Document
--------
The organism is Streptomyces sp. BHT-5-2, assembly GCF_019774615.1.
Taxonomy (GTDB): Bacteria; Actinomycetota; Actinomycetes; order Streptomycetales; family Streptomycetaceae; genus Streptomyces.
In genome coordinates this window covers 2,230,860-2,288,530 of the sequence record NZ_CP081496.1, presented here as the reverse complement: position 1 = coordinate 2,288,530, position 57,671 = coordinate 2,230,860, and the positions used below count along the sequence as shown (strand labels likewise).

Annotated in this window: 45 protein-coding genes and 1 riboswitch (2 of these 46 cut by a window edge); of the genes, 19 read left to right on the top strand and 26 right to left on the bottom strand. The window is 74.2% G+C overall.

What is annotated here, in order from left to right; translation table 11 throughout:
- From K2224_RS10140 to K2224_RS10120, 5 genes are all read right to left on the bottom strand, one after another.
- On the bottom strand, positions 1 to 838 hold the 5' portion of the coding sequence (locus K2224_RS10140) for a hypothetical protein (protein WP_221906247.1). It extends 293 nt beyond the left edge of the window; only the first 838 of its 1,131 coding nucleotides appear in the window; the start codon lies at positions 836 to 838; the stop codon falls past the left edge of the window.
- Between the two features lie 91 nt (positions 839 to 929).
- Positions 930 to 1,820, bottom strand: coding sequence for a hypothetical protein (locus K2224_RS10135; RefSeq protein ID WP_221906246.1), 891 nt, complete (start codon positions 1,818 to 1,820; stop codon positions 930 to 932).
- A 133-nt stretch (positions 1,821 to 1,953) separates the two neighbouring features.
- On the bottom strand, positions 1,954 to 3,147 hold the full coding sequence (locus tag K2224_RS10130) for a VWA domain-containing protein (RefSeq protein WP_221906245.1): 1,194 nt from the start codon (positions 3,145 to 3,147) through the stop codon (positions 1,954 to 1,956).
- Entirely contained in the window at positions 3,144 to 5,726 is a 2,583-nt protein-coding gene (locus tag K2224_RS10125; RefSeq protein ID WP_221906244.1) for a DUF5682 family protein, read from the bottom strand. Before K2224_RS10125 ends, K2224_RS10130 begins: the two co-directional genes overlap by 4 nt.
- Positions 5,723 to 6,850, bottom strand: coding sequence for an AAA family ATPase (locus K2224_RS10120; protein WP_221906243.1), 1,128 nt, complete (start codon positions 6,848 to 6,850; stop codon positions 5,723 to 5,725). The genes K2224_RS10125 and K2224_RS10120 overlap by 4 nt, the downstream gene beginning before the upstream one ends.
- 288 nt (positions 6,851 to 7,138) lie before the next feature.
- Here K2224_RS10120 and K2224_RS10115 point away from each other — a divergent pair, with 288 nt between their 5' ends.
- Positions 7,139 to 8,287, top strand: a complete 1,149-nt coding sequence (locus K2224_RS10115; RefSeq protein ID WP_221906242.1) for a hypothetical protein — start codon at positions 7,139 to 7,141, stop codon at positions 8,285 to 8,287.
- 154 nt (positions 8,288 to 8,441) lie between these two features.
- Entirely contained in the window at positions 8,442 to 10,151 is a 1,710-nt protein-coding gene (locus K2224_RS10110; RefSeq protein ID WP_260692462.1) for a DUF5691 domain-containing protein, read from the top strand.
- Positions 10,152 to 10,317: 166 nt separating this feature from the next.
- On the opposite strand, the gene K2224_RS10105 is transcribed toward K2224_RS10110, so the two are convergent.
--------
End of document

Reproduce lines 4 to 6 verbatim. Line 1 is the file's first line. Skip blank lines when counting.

Annotated in this window: 45 protein-coding genes and 1 riboswitch (2 of these 46 cut by a window edge); of the genes, 19 read left to right on the top strand and 26 right to left on the bottom strand. The window is 74.2% G+C overall.

What is annotated here, in order from left to right; translation table 11 throughout:
- From K2224_RS10140 to K2224_RS10120, 5 genes are all read right to left on the bottom strand, one after another.